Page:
Tuesday, September 14, 2021

Pura Vida in San Jose, Costa Rica- a Look, Taste, + Feel of the Central Valley

Breathe in deeply, and fill your lungs with the pristine, 72 degree Fahrenheit air. If peace had a smell and taste, this would be it; "Pura Vida" it's called by locals.

Lush, green, cloud shrouded hills rise from Costa Rica's central valley. 

the mountains of Central Valley

Climbing the mountain it quickly dons on me that driving here is, challenging. Even in the "Beverly Hills" of the country, street lights are sporadic, leaving far too many opportunities for the numerous potholes hiding in the shadows to snatch your wheels.
The roads often narrow, making for tense moments as cars literally slide by each another, occasionally trading paint. Angle your vehicle a little too much towards the mountain to avoid oncoming traffic and risk falling into the drainage ditch built to siphon away the daily tropical downpours, which come unfailingly at 3 PM daily, during what Ticos consider their "winter."

a Costa Rican afternoon shower

The vibrant emerald colors radiating from the plants are straight from the Garden of Eden. Bright butterflies, bees, and hummingbirds forage for pollen and nectar, while fallen leaves magically float across the ground, as leaf-cutter ants work around the clock to turn nature's debris into fuel for their colony. Harmony.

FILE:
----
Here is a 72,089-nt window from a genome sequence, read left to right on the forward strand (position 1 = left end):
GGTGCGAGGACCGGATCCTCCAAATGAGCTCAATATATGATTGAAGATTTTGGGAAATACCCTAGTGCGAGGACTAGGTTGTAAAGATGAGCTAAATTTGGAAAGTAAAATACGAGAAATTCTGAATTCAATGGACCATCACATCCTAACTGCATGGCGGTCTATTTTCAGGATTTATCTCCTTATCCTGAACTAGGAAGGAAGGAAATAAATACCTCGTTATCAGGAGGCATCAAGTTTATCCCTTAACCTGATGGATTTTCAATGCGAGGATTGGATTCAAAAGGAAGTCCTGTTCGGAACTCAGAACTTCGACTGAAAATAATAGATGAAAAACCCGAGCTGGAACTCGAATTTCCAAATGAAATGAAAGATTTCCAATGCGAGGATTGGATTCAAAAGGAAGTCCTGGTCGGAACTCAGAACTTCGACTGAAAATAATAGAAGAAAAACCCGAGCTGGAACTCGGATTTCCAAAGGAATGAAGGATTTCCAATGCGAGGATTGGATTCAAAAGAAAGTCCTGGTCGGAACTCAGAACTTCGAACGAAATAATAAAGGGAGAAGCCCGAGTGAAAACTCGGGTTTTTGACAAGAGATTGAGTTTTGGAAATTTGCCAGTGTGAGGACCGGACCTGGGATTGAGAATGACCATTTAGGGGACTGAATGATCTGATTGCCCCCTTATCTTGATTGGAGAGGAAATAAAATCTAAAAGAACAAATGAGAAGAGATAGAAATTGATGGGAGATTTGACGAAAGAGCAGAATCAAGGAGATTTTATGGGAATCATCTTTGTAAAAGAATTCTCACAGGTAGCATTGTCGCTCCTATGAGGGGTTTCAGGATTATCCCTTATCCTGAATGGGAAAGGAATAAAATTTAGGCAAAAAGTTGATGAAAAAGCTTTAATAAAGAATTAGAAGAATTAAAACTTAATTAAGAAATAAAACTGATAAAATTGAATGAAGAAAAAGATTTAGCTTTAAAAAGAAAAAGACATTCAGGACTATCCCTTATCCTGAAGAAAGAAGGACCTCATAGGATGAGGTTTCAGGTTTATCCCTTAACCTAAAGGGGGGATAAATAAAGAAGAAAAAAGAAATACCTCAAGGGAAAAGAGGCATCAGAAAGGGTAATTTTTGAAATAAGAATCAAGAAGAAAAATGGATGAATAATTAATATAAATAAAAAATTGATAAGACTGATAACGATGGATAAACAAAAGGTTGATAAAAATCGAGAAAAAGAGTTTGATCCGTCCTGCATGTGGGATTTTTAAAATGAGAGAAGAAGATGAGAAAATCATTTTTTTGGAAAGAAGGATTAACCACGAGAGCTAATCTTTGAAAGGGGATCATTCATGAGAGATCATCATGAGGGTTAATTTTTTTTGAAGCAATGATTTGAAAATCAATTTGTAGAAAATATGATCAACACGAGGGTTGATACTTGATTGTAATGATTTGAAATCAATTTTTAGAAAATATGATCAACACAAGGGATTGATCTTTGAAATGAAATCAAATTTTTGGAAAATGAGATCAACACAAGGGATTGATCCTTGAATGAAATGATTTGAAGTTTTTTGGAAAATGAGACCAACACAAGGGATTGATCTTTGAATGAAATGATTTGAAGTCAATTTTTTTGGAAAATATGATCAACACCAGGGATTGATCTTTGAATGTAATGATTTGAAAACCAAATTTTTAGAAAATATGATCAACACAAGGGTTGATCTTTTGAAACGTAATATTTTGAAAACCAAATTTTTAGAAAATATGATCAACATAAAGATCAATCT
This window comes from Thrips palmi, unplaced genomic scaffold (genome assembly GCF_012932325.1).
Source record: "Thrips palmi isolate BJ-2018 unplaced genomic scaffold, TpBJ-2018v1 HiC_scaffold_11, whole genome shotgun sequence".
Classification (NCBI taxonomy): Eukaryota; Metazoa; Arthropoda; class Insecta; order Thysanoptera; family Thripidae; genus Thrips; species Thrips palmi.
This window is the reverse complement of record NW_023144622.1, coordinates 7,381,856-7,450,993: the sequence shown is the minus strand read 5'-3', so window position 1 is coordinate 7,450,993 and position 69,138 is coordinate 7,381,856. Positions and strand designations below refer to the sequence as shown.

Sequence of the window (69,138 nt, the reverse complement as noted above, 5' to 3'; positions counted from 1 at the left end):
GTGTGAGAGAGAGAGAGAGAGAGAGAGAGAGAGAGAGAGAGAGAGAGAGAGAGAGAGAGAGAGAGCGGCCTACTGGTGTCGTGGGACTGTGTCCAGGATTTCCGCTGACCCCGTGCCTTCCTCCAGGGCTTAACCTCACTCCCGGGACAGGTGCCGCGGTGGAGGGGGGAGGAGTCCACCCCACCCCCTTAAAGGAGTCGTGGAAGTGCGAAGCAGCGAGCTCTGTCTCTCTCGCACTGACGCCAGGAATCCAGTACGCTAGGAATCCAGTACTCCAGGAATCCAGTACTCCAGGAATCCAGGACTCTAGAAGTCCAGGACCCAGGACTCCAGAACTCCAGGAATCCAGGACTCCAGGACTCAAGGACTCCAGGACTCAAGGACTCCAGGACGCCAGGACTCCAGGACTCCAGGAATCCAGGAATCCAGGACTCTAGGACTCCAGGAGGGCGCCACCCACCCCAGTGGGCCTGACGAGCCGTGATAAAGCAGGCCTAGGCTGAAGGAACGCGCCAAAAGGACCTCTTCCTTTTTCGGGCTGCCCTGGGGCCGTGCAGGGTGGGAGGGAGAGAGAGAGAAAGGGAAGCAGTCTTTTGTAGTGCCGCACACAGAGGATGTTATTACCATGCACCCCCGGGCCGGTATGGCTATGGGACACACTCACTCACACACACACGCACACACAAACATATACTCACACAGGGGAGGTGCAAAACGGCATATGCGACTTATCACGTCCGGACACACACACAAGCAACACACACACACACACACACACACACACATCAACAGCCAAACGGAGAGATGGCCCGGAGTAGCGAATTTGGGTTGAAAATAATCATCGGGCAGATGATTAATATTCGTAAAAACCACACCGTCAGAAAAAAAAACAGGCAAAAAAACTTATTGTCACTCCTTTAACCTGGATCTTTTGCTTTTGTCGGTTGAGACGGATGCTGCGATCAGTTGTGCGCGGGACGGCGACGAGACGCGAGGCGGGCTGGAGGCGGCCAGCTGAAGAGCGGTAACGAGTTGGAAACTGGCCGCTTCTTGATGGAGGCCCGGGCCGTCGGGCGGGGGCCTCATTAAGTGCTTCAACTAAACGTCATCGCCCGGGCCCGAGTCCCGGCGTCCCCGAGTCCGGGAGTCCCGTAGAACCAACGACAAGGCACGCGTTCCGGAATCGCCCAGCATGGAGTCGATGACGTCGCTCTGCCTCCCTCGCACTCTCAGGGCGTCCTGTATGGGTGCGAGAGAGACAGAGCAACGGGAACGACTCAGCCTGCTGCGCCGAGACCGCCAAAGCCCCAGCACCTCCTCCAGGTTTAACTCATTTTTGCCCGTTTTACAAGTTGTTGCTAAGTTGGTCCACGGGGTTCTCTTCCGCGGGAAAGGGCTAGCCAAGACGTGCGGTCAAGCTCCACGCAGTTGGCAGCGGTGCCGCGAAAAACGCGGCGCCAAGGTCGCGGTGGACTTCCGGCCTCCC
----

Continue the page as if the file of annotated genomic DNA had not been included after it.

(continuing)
leaf cutter ants moving their fuel

emerald green colors of Costa Rica

The locals are friendly and inviting, though I'm warned by the person I'm doing business with,"The Tico is always late." I quickly calculate I'd be better off doing an extra ten minutes of work at home.  I still beat them to the meeting. Can't fault them for honesty.

While there is a genuine feeling of tranquility and safety here, it stumbles badly when juxtaposed against the visually noticeable barb wire and electrical fencing protecting all houses. This is not the two foot high white-picket fences of suburbia America. 
I ask an expat who has lived here for years about my observation.
"It's just the style of housing in Latin America, the beauty of the house is all within." 
I roll my eyes. No one would add to the expense of building while concurrently diminishing the curb appeal of their property; without reason. 
Whatever crime exists is undoubtably exacerbated by the sky high prices which rival the US and Europe, with the exception of automobiles, where Costa Rican rates nearly double American by way of heavy taxation. 
The good natured man behind the desk at the rental agency tells me the car I've chosen goes for more than double his monthly salary, making it impossible for him to afford the less than extravagant product he's paid to peddle. 
"The money is all robbed by the politicians," he informs me. 
"It's the same throughout most of the world," I sigh, "even more so in Latin America."
Looking through the glove compartment, I remove and unfold an ancient, paper map of Costa Rica. It's like the world atlas that they give children to draw on at Denny's. Outside the capitol, there are maybe two roads cutting through the rainforests of the country. 
But that's what expats here are bargaining for, a simple life, with emerald colors, perfect weather, gorgeous beaches, cloud forests, and friendly souls. Breathe it in, it's called "pura vida."